What Does It Take To Shift To A Human-to-Human Way Of Doing Business?

I find myself interested and caring for the human.  So the following slogan caught my attention: “There is no more b2b or b2c: It’s human to human”.  This got me wondering: What does it take for us to show up and operate as ‘human to human’?

If we are to do business in a ‘human to human’ way then it helps to have a good grasp of what the defining characteristic of human is.  In Being and Time, Heidegger asserts that ‘Care (Sorge) is the being of dasein’. For the purposes of this conversation dasein = human being. What does Heidegger mean by this?  I take it to mean that I do not find myself indifferent: to myself and my experience of living, to the world in which I find myself in, to my fellow human beings.  It matters (to me) how I live and how my life turns out. It matters (to me) how my fellow human beings live and how their lives turn out. And it matters (to me) how this world is and is not.  I care as I am aware that I am being-in-the-world-with-others-towards death.

If we are going to show up and operate from a ‘human to human’ way of doing business then we must genuinely care for ourselves, the people we work with, the people we sell to, the people we buy from, the people whose lives are touched by us and our way of showing up and operating in the world.  How best to illustrate this?  Allow me to share a story the following story with you (bolding is my work):

Harry, an emergency physician …. One evening on his shift in a busy emergency room, a woman was brought in about to give birth…….. Harry was going to deliver this baby himself. He likes delivering babies, and he was pleased…… The baby was born almost immediately.

Whilst the little girl was still attached to her mother, Harry laid her along his left arm. Holding the back of her head in his left hand, he took a suction bulb in his right and began to clear her mouth and nose of mucus. Suddenly, the baby opened her eyes and looked directly at him. In that moment, Harry stepped past his technical role and realised a very simple thing: that he was the very first human being this baby girl had ever seen. He felt his heart to go out to her in welcome ….

Harry has delivered hundred of babies. He has always enjoyed the challenges of delivery, the excitement of making rapid decisions and feeling his own competency, but he says that he had never let himself experience the meaning of what he was doing before. He feels that in a certain sense this was the first baby he ever delivered. He’s says that in the past he would have been so preoccupied with the technical aspects of delivery, assessing and responding to needs and dangers, the he doubts he would have noticed the baby open her eyes or have registered what her look meant.  He would have been there as a physician but not as a human being. It was possible, now to be both…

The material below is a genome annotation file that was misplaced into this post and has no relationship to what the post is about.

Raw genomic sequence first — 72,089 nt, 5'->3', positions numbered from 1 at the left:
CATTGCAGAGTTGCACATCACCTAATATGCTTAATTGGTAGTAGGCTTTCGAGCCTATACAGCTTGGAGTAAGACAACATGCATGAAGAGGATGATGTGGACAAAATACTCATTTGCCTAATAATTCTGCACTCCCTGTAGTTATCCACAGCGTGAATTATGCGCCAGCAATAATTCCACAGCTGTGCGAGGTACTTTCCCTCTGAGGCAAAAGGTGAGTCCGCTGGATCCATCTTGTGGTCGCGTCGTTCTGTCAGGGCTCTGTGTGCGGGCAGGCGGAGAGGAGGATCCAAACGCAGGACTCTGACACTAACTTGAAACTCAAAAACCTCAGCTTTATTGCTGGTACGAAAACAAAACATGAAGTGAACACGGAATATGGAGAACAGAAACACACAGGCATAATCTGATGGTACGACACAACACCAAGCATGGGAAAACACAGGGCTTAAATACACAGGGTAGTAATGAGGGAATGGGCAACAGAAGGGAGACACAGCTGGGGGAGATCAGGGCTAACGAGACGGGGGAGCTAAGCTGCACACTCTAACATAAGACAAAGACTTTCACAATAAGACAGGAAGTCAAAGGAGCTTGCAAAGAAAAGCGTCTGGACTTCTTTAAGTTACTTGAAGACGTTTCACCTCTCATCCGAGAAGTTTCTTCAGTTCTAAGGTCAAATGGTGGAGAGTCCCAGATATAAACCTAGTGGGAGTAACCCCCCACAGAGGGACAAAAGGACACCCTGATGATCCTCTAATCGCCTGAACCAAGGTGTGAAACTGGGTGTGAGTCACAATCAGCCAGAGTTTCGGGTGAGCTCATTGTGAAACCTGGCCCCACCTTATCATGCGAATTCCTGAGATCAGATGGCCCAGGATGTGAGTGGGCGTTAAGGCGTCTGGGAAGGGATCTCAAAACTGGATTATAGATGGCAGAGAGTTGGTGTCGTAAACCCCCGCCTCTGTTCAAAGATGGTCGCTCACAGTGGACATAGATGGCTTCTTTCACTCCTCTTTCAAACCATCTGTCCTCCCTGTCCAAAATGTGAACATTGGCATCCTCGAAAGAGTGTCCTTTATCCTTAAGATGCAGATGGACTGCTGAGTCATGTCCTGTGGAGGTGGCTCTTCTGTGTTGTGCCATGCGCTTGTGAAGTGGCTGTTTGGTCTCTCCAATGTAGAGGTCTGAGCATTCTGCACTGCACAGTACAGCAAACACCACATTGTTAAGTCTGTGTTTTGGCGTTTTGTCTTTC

-Rachel Naomi Remen, Kitchen Table Wisdom

This is what I notice about the whole Customer thing: the focus is almost exclusively on the technical stuff (metrics, data, analytics, technology, processes) and almost no recognition of the human.  Does this matter?  Yes. Why?  I leave you with these words of wisdom:

 

Quality matters when quantity is an inadequate substitute. If a building contractors finds that her two-ton truck is on another job, she may easily substitute two on-ton trucks to carry the landfill. On the other hand if a three star chef is ill, no number of short-order cooks is an adequate replacement. One hundred mediocre singers are not the equal of one top-notch singer…

- Richard Rumelt, Good Strategy Bad Strategy

We may not be able to define-measure-calculate quality. Yet we are present to it when we experience it. The quality that you/i/we experience from the people we interact with, work with, sell to, buy from, makes a huge difference to our experience of living.  This quality of caring cannot be faked, though many folks make the attempt to fake it.

Interestingly, in our age, it is easier to build this caring into the ‘product’ itself (Apple) or the digital interface (Amazon) than it is in human to human conversation-encounters.  Why?  Because we have become so wrapped up in the technical that we have lost touch with the human – including our own humanity.  Yet, it is possible to get in touch with this humanity and give it expression: to show up as a CEO and as a human being; to show up as a CMO and as a human being; to show up as CFO and as a human being; a sales person and as a human being; to show up as call-centre agent and as a human being……

Please note: I am about to go on vacation and will be out of touch for several weeks.  I wish you well and look forward to being in communication after the holiday.

Posted on July 30, 2014, in CRM, Culture, Customer Experience, Customer Philosophy, Leadership / Change / Transformation, Uncategorized and tagged , , , , , . Bookmark the permalink. 4 Comments.

  1. Interesting post Maz

    How does a technological company (eg Amazon) ever come over as human?

    Like

  2. Excellent point! Services are getting more and more complex and customers are not passive recipients, they are actively contributing and defining customer experience. Healthcare is a great example. Understanding and treating a patient as a human rather than a diagnosis can make a big difference in the outcome of the treatment. Check out “Putting Customers at Ease: The Patient’s Point of View” our blog post that discusses some of the research in this area http://ow.ly/zZWpM

    Like

  3. Maz, your silence is deafening, trust everything is OK

    Like

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